Windows Enterprise Desktop

August 2, 2017  5:24 PM

KB4032188 Causes Win10 Confusion

Ed Tittel Ed Tittel Profile: Ed Tittel
Troubleshooting, Windows 10

Microsoft released a new Current Branch cumulate update earlier today. Alas, the update known as KB4032188 causes Win10 confusion — at least, on one of my PCs. After the mandatory restart to fully install it, I found myself in the vexing position of being unable to login. On one PC, the update apparently knocked out access to both mouse and keyboard (which speaks to a potential USB driver gotcha). It’s impossible to login to Windows if you can’t key in a PIN or password, nor use the mouse to do likewise with an on-screen keyboard equivalent. Sigh.

KB4032188 Causes Win10 Confusion

When you see the login screen but can’t use a mouse or keyboard, then what? Think fast!

When KB4032188 Causes Win10 Confusion, What to Do?

I keep a small bin full of USB flash drives on my desk. It numbers the Macrium Rescue Media, Kyhi’s Bootable PE Rescue Disk, and an installable UFD with Windows 10 Pro 15063 among its contents. First, I booted up using the Macrium item to roll back to last night’s image capture. No dice: the boot issue continued unabated. Second, I booted into Macrium again, and ran its Windows boot repair utility. Again: no dice. Finally, I used the Win10 15063 UFD to perform an in-place upgrade/repair install (I did manage to get Win10 to boot to make this happen) to rewrite my Windows files. That almost did the trick, though some post-(re)install cleanup also proved necessary…

Where Did Those &*(% Drivers Go?

Following the repair install, the machine booted just fine. I was (mostly) back in business. Upon closer inspection, I observed that my Intel I211 GbE NIC had gone south. So I switched to my handy Startech USB 3.0 to GbE dongle to regain network access immediately, then uninstalled the wonky driver in Device Manager. A quick “Scan for hardware changes” later, and MS automatically downloaded a working driver for that NIC without difficulty or demur. Although I’m not using the 2nd NIC on my mobo (an Intel I219-V) the same maneuver worked to restore its driver to working when I switched my RJ-45 cable from one built-in NIC to the other.

One problem I couldn’t solve quickly, and don’t want to troubleshoot to completion, is that my Asrock Extreme7+ motherboard has stopped recognizing 4TB drives. They worked on it before, and still work just fine on my Asrock Z97 Fatal1ty gaming board. Thus, I’ve still got some lingering device issues there. I plan to perform a clean install of Win10 Pro on the production machine later this month, after I come back from a road trip to Fairfax County next week. I’ll perform a manual disk partition to put the recovery partition at the end of the drive where it rightfully belongs, using SysPrep to create a custom Windows image for regular re-use. I just don’t want to take the time to figure out what’s up with the big drives right now.

And so it goes, here in Windows world. I’m back to work, updates are applied, and nearly everything is working like it should be. But there are always more updates a’comin’ and more gotchas inevitably along with them. Stay tuned as I recite my adventures and contortions in dealing with them…

August 1, 2017  12:11 PM

Using MS Search Effectively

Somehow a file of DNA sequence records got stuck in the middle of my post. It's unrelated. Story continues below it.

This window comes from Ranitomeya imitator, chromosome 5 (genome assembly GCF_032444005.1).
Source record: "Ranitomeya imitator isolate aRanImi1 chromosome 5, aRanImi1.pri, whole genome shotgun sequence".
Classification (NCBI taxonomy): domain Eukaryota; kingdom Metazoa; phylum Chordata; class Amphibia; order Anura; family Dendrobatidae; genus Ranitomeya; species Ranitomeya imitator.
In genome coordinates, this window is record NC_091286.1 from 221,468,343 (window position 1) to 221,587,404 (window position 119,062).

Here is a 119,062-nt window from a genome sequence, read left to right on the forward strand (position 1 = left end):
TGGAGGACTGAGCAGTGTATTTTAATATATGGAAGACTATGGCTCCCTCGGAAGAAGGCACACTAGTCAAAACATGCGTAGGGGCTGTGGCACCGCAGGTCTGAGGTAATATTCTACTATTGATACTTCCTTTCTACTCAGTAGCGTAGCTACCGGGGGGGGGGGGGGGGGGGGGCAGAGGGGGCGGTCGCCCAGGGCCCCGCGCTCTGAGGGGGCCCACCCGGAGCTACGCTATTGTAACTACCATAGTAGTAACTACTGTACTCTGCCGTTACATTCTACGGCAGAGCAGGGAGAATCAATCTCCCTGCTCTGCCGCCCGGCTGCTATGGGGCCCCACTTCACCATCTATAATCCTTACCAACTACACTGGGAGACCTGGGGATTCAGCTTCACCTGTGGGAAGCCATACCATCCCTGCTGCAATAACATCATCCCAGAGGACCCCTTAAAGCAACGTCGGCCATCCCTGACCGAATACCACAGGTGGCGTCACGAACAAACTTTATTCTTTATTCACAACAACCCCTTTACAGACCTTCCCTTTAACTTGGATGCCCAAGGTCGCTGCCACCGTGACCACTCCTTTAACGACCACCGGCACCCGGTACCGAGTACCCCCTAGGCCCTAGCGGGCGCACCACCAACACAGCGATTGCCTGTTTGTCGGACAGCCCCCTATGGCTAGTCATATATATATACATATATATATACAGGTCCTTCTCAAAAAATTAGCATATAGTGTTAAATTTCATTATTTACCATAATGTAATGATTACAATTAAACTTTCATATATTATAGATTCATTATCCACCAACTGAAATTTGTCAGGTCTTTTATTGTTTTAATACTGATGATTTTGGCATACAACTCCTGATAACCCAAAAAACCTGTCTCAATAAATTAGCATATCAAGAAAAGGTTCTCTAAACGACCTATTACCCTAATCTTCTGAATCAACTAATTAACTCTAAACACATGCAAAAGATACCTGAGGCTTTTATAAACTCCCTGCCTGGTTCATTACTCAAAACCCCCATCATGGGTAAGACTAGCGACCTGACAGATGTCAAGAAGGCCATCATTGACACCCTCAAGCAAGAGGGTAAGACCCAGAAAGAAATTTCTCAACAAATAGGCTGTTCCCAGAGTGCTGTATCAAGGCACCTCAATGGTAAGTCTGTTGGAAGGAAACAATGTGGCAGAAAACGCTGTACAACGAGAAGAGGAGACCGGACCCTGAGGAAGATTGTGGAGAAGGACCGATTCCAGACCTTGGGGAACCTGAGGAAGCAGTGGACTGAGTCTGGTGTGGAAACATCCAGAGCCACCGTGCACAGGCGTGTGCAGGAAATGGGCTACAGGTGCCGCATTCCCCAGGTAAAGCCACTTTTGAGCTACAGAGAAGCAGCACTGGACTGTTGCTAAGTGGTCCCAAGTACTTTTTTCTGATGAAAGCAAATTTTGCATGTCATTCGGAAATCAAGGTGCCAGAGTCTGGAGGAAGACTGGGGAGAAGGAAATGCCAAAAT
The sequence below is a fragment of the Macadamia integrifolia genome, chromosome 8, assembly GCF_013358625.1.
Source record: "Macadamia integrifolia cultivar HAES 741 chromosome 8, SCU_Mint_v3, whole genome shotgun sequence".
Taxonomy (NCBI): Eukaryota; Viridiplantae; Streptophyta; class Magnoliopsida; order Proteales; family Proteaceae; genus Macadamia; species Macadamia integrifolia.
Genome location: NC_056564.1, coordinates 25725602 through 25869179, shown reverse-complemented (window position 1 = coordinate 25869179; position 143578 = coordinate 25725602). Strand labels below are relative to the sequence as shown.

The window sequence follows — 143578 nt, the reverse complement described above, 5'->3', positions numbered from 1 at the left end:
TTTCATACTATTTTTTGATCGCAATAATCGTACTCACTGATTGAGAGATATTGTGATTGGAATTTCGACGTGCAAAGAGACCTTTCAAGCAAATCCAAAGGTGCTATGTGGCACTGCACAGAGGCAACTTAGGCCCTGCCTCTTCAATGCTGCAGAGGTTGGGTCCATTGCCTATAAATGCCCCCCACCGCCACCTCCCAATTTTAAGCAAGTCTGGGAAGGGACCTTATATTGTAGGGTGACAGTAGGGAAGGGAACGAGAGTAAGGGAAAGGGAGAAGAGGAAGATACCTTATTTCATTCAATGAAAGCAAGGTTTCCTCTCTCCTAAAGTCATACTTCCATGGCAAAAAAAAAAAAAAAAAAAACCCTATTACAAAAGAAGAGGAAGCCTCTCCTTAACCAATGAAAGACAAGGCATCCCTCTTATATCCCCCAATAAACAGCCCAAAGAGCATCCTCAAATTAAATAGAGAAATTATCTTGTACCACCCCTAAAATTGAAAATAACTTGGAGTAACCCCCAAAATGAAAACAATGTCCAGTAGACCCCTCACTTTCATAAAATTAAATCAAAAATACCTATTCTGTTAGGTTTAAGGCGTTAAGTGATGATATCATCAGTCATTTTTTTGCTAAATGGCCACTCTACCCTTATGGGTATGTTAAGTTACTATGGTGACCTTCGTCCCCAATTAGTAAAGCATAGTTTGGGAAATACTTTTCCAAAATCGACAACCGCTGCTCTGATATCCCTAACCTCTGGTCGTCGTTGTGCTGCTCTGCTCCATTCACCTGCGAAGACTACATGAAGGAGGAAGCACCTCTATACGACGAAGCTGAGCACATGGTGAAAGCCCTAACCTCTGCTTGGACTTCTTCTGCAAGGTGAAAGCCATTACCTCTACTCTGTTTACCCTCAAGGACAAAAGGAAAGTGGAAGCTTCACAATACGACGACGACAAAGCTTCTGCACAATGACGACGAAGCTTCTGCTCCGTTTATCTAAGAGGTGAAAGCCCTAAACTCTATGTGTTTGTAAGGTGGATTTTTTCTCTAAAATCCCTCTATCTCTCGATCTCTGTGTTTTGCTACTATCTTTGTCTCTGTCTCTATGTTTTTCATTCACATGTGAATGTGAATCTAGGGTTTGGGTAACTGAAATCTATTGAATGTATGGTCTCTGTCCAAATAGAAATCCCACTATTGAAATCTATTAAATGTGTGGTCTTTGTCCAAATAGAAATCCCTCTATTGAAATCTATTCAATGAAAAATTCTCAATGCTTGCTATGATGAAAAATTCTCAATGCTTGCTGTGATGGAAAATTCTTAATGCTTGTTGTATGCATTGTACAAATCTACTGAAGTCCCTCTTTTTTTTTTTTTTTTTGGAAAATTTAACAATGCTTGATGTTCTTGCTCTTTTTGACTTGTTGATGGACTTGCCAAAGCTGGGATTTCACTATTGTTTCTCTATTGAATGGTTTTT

Ed Tittel Ed Tittel Profile: Ed Tittel
Search Indexing, Windows 10, Windows Search

Because I work as a writer, I often find myself looking for specific references in my previous work. This means I appreciate search tools that offer fast, easy access to document contents, not just filenames. In perusing a TenForums post recently, I learned that Win10’s built-in search function offers content indexing and search. This comes as welcome news to me, because other text search tools I’ve tried out have been none of the following: cheap, fast, and decent performers. But by using MS search effectively, these hurdles may be overcome.

The Secret to Using MS Search Effectively

Turns out you can index file contents as well as filenames in the MS search tool. This requires using the Advanced Options window available in the Control Panel widget named Indexing Options. The keys to success require two things:

  1. Making sure that all relevant file extensions are checked (all are checked by default, so you may decide to prune a bit to speed indexing time if you wish to search content as well as filenames)
  2. Clicking the radio button that reads “Index Properties and File Contents” near the bottom of this window.

You can see this at work in this screen capture of my Advanced Options window here:

Using MS Search Effectively

Click the “file contents” radio button to instruct the built-in search command to report on file and document contents.

The Downside of Using MS Search Effectively

You knew there had to be a gotcha, right? Perhaps there is more than one, in fact. First, you need to review the “Included Locations” list in the Indexing Options window to make sure all volumes and folders in need of indexing appear therein. Second, you must be prepared to pay the time and space penalties involved in creating and maintaining MUCH BIGGER indexes.

Thus, if you decide to index content as well as so-called “index properties” (basically, this means file names and other file meta-data only) you’ll see some big changes. After indexing for content in the Users folder and my “work drive” (where I keep current or recent writing work), the index file jumped from under 33 MB to 2.4 GB. That file is named Windows.edb; its default location is